The defendant asserts three reasons to justify the actions taken against Kirkland: (1) she was not entitled to a leave ceiling increase because 5 U.S.C. § 6304(b) only applies to Air Force employees on PCS or TCS deployment orders, and Kirkland's orders were for TDY deployment; (2) 89.5 hours were removed from her RAL account because they were never actually forfeited, and Kirkland failed to provide documentation to show she was entitled to their restoration; and (3) 19.5 forfeited hours from 2011 were not restored to her account because she did not provide documentation for them. The defendant has met its burden of articulating legitimate, nondiscriminatory reasons for its actions regarding Kirkland's leave.

The district court concluded that summary judgment was also appropriate because Kirkland could not show that the defendant's reasons for removing her leave hours were pretext for discrimination. A plaintiff can meet her burden on this step of the McDonnell Douglas test by showing that the employer's proffered reasons (1) have no basis in fact; (2) did not actually motivate the adverse action; or (3) were insufficient to explain the adverse action. See Loyd v. St. Joseph Mercy Oakland, 766 F.3d 580, 590 (6th Cir. 2014) (citing Wexler v. White's Fine Furniture, 317 F.3d 564, 576 (6th Cir. 2003) (en banc)). A plaintiff must produce “sufficient evidence from which the jury could reasonably reject [the defendant's] explanation and infer that the defendant [ ] ․ did not honestly believe in the proffered nondiscriminatory reason for its adverse employment action.” Braithwaite v. Timkin Co., 258 F.3d 488, 493-94 (6th Cir. 2001). In keeping with the burden required at the summary judgment stage, a plaintiff “need only identify genuine disputes of fact regarding the legitimacy of the defendant's stated reasons.” Wheat, 785 F.3d at 240.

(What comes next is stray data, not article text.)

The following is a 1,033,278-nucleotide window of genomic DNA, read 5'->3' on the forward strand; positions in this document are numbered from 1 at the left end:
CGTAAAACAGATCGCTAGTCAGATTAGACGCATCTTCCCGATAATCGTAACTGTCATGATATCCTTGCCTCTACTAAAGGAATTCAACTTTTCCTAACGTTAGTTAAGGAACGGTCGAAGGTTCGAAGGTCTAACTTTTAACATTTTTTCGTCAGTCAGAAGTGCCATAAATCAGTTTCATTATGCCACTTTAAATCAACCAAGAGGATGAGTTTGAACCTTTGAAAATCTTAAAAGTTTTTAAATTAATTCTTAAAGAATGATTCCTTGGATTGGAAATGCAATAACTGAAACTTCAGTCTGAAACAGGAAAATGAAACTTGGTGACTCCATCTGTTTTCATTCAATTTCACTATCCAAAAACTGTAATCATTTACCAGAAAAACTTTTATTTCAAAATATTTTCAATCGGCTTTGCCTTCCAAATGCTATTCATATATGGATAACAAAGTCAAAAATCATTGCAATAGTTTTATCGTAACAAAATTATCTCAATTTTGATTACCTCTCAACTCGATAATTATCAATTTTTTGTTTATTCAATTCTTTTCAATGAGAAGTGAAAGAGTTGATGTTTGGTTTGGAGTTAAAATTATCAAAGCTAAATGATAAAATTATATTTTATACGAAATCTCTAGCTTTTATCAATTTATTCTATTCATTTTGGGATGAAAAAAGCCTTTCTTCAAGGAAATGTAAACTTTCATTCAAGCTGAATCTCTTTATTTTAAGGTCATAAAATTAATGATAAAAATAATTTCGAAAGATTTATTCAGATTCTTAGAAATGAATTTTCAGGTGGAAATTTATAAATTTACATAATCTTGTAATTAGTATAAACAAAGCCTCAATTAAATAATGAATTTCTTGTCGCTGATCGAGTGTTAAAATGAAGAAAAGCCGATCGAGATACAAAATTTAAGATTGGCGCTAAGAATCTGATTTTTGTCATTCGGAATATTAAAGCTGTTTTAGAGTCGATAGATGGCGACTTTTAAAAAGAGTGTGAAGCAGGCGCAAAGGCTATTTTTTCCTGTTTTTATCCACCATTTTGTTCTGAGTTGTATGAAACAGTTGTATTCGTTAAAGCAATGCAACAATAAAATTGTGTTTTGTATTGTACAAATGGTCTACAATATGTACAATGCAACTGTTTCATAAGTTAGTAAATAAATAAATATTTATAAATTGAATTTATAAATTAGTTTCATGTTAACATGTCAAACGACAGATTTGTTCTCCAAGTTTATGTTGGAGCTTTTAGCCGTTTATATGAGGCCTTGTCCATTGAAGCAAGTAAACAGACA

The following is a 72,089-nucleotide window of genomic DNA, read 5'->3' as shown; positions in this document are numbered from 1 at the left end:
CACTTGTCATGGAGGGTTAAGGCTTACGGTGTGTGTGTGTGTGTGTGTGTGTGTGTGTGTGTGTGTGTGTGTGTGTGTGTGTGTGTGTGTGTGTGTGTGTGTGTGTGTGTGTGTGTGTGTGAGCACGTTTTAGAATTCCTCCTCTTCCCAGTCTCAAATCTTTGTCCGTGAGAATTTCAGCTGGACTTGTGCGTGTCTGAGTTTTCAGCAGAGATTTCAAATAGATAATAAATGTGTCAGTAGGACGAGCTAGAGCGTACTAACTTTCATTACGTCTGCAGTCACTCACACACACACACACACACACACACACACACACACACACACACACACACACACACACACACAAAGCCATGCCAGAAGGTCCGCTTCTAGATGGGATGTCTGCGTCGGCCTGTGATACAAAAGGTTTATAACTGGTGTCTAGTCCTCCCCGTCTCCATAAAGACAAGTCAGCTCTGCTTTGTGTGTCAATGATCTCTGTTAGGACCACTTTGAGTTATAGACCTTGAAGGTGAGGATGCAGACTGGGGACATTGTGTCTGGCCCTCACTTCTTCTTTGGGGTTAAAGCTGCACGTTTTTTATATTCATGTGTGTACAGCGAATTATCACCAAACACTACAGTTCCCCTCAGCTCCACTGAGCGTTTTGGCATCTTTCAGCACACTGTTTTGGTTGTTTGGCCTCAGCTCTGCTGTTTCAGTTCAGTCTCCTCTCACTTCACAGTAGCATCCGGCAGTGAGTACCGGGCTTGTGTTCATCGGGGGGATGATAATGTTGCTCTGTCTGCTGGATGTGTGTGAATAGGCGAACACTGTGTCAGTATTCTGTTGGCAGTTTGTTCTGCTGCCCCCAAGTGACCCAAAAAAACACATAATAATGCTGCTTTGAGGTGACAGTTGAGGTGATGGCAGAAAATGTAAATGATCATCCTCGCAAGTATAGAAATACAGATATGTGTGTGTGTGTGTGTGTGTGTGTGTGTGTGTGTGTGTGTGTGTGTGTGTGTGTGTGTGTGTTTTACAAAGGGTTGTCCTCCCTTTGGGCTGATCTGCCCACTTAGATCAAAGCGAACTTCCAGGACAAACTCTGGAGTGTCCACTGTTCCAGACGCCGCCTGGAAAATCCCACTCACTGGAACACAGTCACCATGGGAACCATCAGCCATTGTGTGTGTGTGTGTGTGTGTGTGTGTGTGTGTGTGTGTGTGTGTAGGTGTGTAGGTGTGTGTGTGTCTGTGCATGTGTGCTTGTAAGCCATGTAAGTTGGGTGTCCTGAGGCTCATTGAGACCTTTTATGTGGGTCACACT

Kirkland has not met this burden. She argues that the reasons provided by the defendant are pretextual because: her hours were removed despite statements from Taylor that they would be automatically restored, the actions were taken outside the scope of Nelson and Saylor's job duties, Kirkland's leave was frozen for one year while determining her correct leave hour eligibility, and the wrong policy was used to determine the number of hours she was ultimately entitled to. Even viewing the facts in the light most favorable to Kirkland, these assertions do not create a reasonable inference that the defendant's proffered reasons were illegitimate or masked a discriminatory or retaliatory motive.

First, Taylor's representations that Kirkland was entitled to automatic leave restoration are not evidence that the defendant's explanation for her leave removal is pretext. Taylor's statements referred to the 104 hours of leave that Kirkland forfeited at the end of 2010 due to her deployment. Taylor never responded to Kirkland's request to increase her leave ceiling to 360 hours. Moreover, Taylor's subsequent actions restoring these 104 hours without documentation, as well as 109 hours from 2011 without documentation, were inconsistent with Air Force policy regarding employees deployed on TDY orders. Nelson and Saylor ultimately determined, through research confirmed by Headquarters Air Force and Air Force Materiel Command, that Kirkland was not entitled to restoration of these 109 hours without further documentation, nor an increase in her leave ceiling based on her deployment status. Kirkland has not shown that the discrepancy between Taylor's representations and the subsequent removal of her leave hours was due to anything other than an analysis of Air Force rules and regulations.